Education Poll Exposes Moochin’ Americans

As we slide towards the “fiscal cliff,” President Obama’s stance seems pretty clear: Americans want lots of stuff but shouldn’t have to pay for it. (It’s a position the GOP has also often taken.) A new education survey suggests the President’s position is politically smart.

According to the poll, commissioned by the pro-spending Committee for Education Funding, 55 percent of respondents thought “education programs” should be spared automatic budget cuts, third behind Medicare (69 percent) and “tax credits for low-income families” (58 percent). That’s not surprising, since most people are rationally ignorant – how many have the time or inclination to delve into the minutiae of health, education, and tax policy?  – and assume that spending on good-sounding things must be, well, good. That rampant rent-seeking and bureaucratic inefficiency squanders the dough probably isn’t something of which many are aware.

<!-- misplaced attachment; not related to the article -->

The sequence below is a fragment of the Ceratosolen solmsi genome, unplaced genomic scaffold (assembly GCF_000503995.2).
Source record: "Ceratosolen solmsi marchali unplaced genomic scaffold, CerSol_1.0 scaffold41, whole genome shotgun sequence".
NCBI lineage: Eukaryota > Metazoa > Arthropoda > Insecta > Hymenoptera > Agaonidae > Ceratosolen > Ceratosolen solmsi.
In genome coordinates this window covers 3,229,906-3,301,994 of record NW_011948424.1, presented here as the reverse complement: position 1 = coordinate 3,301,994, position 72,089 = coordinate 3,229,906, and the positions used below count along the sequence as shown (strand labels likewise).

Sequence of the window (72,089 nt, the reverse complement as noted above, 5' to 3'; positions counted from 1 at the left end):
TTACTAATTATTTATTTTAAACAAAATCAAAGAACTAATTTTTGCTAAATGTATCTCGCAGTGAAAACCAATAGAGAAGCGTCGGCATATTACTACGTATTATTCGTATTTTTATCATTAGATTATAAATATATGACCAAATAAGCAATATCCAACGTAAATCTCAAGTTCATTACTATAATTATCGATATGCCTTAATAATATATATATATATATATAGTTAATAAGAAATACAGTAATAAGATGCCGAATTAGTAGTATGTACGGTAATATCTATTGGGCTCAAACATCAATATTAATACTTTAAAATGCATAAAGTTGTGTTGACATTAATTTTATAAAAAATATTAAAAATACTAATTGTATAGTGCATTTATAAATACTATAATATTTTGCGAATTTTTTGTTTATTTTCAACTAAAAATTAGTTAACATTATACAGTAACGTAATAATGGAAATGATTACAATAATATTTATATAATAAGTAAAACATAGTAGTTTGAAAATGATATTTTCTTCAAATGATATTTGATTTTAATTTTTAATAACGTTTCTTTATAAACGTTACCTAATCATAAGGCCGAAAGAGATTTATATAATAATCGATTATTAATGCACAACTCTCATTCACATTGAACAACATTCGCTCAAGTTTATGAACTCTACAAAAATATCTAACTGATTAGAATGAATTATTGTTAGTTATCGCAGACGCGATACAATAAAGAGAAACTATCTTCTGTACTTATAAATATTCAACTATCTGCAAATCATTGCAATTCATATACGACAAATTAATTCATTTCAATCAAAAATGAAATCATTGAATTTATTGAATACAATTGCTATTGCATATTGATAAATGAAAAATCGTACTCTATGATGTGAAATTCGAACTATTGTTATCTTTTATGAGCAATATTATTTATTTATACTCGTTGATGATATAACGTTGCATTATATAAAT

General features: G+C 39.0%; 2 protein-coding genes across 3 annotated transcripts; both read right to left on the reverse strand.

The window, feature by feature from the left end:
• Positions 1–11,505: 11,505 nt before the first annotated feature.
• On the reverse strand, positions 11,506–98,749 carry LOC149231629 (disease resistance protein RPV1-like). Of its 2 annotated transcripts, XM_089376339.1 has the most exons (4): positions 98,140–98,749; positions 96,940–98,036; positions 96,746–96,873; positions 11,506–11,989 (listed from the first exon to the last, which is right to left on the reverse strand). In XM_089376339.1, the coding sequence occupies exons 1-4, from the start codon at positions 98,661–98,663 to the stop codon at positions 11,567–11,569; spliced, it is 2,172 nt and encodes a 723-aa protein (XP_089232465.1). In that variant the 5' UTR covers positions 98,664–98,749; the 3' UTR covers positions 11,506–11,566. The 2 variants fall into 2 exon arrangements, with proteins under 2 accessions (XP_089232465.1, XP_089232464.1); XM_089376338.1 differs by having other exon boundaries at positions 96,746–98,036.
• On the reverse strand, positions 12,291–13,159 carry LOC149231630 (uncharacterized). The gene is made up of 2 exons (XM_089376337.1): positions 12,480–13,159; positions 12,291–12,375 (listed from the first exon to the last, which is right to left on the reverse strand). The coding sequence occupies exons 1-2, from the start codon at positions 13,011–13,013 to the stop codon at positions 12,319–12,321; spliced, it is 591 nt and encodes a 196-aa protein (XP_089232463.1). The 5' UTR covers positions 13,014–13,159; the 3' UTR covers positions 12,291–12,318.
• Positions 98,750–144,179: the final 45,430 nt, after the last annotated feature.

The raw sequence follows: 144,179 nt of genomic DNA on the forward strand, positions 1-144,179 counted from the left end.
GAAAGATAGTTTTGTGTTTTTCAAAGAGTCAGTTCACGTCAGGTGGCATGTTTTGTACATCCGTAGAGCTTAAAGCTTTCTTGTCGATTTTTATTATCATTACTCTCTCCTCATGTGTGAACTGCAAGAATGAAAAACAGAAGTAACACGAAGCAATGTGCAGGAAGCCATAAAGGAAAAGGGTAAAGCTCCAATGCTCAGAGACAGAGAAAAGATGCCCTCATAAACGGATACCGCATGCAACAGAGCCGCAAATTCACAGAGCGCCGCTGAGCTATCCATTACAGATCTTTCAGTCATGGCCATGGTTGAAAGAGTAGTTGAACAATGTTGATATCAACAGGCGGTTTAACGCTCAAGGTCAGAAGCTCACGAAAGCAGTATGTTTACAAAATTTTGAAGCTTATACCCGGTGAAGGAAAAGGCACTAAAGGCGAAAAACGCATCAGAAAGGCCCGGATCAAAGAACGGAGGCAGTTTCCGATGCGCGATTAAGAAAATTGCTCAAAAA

From a moral standpoint this isn’t hugely troubling, though one would hope that people would care much more about effects than intentions. What is quite troubling is that while many Americans think education is crucial and should be spared cuts, it seems they aren’t willing to pay for it themselves. 55 percent of respondents thought education should be protected from sequestration, but only 45 percent said they would “definitely” or “probably” be willing to pay more taxes to do it. And odds are respondents were much more willing to say they would accept higher taxes than they would be to support concrete efforts to actually get them.

So who, if anyone, should pay? While the survey isn’t crystal clear on that – indeed, there is much wiggle room throughout the findings – at least one indication is “the rich.” When given the (false) choice of either cuts to federal programs or tax increases for “those with incomes over $250,00 per year,” 58 percent chose the latter.

It’s hard to fault people for not knowing the depressing outcomes of federal programs that purportedly promote good things.  It is not so difficult to fault them for saying that other people should pay for the initiatives they think are so dandy.

It seems there’s a fair amount of moochin’ goin’ on.